A fierce increase in freight costs last year caused a large decrease of savings that a great deal of consumer packaged goods (CPG) companies gained in other areas of their supply chains.
According to the - Time to Shift Gears: Top Trends in the CPG Supply Chain - report by The Boston Consulting Group (BCG) and the Grocery Manufacturers Association (GMA), freight costs rose dramatically by as much as 14 percent for CPG companies since 2014.
“Logistics savings were eroded by transportation cost increases of 14 percent, improvements in forecasting accuracy have not consistently led to lower inventories or better case-fill rates, and efforts to boost service by setting higher service targets did not bear fruit. CPG companies’ on-time delivery rates declined precipitously; more than 60 percent of companies failed to meet their delivery targets.”
What fuels the rising freight costs?
The causes for the fast rising transportation costs are varied and often complex, but according to the report, there are three major challenges fueling this trend:
- Capacity constraints
- Driver shortage
- Divers last-mile transportation issues
What is the answer to rising transportation costs for CPG companies?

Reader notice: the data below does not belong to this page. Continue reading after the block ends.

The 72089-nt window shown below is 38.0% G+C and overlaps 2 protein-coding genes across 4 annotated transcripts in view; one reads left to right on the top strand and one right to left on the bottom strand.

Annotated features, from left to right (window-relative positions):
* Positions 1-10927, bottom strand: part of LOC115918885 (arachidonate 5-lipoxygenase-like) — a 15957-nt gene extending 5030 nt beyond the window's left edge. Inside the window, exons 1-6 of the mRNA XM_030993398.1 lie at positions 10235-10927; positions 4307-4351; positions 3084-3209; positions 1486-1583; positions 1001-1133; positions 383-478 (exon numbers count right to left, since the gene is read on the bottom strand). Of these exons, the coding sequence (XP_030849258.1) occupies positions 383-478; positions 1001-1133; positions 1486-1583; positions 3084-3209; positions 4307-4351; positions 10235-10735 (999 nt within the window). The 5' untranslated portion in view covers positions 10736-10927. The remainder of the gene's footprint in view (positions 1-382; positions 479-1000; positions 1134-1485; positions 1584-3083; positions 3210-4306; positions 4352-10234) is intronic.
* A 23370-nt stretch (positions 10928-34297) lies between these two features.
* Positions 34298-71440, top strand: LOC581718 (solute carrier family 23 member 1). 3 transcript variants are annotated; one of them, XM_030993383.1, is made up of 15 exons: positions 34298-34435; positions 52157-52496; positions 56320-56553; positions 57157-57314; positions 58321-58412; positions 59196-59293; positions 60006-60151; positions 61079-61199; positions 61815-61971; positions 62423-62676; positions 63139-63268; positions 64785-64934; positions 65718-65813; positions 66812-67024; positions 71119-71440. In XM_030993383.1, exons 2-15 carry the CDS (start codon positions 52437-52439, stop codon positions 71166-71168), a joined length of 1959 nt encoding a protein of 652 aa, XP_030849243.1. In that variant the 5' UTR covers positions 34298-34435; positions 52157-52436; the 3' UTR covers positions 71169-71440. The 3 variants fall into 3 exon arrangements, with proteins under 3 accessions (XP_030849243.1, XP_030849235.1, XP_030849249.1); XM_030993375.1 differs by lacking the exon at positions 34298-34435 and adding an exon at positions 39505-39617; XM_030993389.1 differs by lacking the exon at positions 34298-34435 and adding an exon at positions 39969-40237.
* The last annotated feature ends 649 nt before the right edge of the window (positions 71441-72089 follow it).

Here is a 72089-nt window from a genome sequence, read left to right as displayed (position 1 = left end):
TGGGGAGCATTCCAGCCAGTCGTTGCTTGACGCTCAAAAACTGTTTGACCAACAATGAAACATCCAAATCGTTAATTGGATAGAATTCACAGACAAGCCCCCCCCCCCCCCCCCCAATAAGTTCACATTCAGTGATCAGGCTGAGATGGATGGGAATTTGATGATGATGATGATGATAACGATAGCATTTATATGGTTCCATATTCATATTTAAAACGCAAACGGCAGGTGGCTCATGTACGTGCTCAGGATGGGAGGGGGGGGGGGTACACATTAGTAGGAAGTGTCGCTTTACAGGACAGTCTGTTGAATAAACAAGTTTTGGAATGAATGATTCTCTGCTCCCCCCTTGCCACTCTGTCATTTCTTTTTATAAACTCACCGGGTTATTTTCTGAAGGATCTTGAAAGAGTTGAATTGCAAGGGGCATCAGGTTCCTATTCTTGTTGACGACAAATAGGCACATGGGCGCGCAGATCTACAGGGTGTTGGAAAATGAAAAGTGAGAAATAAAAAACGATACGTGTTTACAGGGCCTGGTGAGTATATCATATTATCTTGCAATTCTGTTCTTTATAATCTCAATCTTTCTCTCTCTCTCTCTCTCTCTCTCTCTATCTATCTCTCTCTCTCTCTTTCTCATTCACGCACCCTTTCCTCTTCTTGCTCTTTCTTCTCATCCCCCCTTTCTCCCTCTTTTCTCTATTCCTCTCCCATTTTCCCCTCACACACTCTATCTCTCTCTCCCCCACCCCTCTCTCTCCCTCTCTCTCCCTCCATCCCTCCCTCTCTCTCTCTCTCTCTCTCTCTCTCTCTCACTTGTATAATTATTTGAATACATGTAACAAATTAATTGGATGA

About 60 percent of CPG companies are planning to increase their use of direct plant shipping (DPS), in response to rising freight costs. However, contrary to common belief, the data suggest that DPS is not necessarily the silver bullet. Although touted as a way to simplify shipping and cut mileage, DPS can actually complicate inventory management, routing, and loading, according to industry experts. In addition, companies that ship greater volumes through DPS tend to have poorer on-time delivery (requested arrival date, or RAD) performance.
How to respond to rising transportation costs?
With capacity constraints and escalating line-haul rates likely to keep transport costs high and rising for the foreseeable future. Adding to this the growing inventories and the increasingly dropping service levels, companies should arm themselves appropriately and strategically in order to achieve reduction of the freight spend.
Logistics costs reductions should no longer interfere with long-term strategic development. Chasing the lowest cost carrier for transportation could, despite the short-term gain, seriously affect long-term implications for service. Results from the 24th Annual Study of Logistics and Transportation Trends point out that rail and intermodal are suffering from the biggest declines in service. Shippers utilizing these modes experienced the greatest loss of service in three key areas: equipment availability, on-time delivery, and correct invoices. TL followed rail and intermodal in terms of loss of service performance. For this mode, correct invoices and on-time delivery were the problem areas.
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